Kitchen design is the first link in Passive Systems for Food Safety (SPSA, the acronym in Spanish). This concept is based on designing traffic flows between users and products to avoid possible contamination and designating different areas for food storage and handling.
Jean Pierre Marty, ADISA Group CEO and board member of the Silestone Institute Advisory Board, explains it in clear terms. As an expert in food safety, Marty outlines the guidelines for designing hygienic kitchens.
SPSA-Passive Systems for Food Safety is a new concept developed for the Silestone Institute by author Maite Pelayo Blas as a management tool and hallmark of food safety systems. This line of research is eminently interesting since it involves all present and future technology applied to kitchens and related sectors that help provide safer spaces for food.
“Forward food flow" as a basis for designing kitchens
The concept of flow for products and people in the kitchen implies that products NEVER physically go back in the kitchen’s architectural space kitchen during the preparation process. The path of "clean” products cannot cross the path of "dirty” products. The main idea is to avoid any contamination or retro-contamination between products.
Distinct integrated zones
Storage, handling, cooking, cleaning, waste, etc. It's all about creating a situation in which the manipulator as an active agent finds it easy to maintain an acceptable level of food safety.
Equipment and furniture, part of Food Safety
New technologies offer a wide range of possibilities to take into account when conceiving and designing a space in which food safety is a priority. The key to proper cleaning is following manufacturers’ guidelines.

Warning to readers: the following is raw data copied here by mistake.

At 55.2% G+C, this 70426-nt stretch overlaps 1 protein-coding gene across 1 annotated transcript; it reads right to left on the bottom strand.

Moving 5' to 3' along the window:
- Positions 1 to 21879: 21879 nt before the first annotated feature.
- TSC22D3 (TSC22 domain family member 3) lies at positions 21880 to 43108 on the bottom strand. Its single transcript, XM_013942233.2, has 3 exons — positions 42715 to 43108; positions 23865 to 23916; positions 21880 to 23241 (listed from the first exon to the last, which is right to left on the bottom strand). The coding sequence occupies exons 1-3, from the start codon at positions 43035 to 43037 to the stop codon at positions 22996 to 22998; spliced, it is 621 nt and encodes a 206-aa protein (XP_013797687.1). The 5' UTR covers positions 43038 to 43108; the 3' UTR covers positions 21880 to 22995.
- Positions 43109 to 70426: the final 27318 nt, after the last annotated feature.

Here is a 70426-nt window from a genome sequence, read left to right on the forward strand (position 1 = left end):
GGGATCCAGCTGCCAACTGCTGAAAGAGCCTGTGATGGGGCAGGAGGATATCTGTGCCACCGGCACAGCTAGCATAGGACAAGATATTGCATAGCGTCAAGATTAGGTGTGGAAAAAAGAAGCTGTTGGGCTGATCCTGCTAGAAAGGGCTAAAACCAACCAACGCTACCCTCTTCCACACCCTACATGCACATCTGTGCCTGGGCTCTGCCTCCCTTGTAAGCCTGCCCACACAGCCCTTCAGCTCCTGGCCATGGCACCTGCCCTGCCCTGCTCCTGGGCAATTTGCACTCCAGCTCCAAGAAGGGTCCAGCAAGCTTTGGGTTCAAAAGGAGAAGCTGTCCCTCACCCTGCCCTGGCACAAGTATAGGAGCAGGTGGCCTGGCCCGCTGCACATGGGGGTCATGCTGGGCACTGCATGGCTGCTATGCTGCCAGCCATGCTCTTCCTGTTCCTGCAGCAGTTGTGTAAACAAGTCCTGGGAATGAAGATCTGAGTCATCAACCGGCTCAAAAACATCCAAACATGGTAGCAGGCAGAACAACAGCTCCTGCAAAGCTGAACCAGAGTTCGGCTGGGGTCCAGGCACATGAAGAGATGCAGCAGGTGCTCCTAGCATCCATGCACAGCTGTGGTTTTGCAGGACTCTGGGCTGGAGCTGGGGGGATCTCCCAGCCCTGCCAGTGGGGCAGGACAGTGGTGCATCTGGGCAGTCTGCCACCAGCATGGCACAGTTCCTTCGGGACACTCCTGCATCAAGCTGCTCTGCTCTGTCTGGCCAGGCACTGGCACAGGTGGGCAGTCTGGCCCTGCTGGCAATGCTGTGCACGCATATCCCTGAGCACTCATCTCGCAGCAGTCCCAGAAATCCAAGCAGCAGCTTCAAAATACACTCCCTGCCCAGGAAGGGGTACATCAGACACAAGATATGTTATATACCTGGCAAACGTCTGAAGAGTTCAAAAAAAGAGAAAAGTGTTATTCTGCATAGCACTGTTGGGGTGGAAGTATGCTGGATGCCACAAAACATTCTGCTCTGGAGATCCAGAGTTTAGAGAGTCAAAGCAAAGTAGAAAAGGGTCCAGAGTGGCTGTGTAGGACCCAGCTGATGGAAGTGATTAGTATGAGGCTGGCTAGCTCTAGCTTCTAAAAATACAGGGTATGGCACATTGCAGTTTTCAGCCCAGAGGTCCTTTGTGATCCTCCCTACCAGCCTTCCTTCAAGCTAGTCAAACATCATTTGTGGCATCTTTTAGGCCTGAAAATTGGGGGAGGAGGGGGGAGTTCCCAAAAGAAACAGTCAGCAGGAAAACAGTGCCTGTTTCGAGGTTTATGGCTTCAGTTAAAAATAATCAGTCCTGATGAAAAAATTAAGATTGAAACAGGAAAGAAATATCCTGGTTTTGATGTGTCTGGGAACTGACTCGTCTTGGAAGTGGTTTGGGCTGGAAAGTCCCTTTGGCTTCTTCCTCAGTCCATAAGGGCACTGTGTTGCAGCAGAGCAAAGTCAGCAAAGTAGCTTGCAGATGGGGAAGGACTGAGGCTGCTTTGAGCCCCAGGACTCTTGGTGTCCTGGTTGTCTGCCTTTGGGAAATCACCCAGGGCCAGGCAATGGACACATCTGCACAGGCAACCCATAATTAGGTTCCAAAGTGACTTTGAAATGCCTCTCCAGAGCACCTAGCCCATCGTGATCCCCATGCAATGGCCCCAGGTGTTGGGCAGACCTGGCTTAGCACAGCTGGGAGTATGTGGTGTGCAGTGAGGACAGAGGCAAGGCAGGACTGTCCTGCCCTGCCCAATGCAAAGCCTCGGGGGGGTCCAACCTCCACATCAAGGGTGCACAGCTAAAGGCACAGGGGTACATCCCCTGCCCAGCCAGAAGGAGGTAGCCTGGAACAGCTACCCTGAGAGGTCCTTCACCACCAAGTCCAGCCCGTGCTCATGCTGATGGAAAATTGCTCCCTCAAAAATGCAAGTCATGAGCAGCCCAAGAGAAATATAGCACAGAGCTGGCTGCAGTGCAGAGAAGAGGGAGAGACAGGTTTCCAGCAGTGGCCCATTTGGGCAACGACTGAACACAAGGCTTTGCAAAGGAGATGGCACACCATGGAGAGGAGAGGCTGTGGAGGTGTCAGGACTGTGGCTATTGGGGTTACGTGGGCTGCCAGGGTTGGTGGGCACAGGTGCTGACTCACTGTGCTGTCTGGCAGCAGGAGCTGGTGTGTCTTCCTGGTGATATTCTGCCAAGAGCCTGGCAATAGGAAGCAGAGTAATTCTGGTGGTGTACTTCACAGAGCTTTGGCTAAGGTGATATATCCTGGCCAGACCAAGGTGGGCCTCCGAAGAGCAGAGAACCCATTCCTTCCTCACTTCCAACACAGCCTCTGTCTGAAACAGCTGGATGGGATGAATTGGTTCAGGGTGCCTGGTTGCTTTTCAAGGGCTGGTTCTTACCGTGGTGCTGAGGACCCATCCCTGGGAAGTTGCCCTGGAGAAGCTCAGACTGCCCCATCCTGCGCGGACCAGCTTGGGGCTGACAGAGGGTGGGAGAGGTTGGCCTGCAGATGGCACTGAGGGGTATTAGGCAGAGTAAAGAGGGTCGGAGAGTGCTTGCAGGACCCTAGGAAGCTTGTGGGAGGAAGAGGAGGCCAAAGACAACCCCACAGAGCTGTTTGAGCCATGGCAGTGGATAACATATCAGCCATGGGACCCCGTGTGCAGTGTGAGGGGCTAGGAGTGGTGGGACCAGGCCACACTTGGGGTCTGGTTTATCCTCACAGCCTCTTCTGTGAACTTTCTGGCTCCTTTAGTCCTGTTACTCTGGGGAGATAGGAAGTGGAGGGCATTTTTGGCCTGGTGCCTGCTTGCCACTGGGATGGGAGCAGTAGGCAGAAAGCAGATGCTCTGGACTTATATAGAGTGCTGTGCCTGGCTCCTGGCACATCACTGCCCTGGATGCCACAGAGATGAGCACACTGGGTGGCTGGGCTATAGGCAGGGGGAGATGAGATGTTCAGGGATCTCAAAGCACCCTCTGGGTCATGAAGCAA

Great advances in hygiene have been made by certain materials that feature passive components that give them bacteriostatic or hygienic properties, as is the case of antibacterial quartz countertops. SPSA also includes other materials and equipment, including refrigerators and small appliances with antibacterial protection, water and soap dispensers with sensors and air dryers with high-speed microcurrents.
SPSA (Passive Systems for Food Safety): State-of-the-art materials and equipment that enhance health and safety in the kitchen without substantially altering user habits.
Dirty Products: All products supplied by the vendor when purchased. Includes vegetables that have not been washed and all the wrapped or packaged products.
Clean Products: All products that have been processed in the kitchen or removed from their original packaging.
About Silestone Institute
Silestone Institute is an international organisation dedicated to the study and dissemination of hygiene in the kitchen and bathroom, both in public and private spaces, with the aim of promoting healthy lifestyles and habits.
The Institute has an Advisory Board integrated by experts on different areas such as food safety, professional kitchen, scientific communication, cleaning products, architecture and design, hotel and restaurant industry, whose knowledge is open to consumers, professionals and society in general.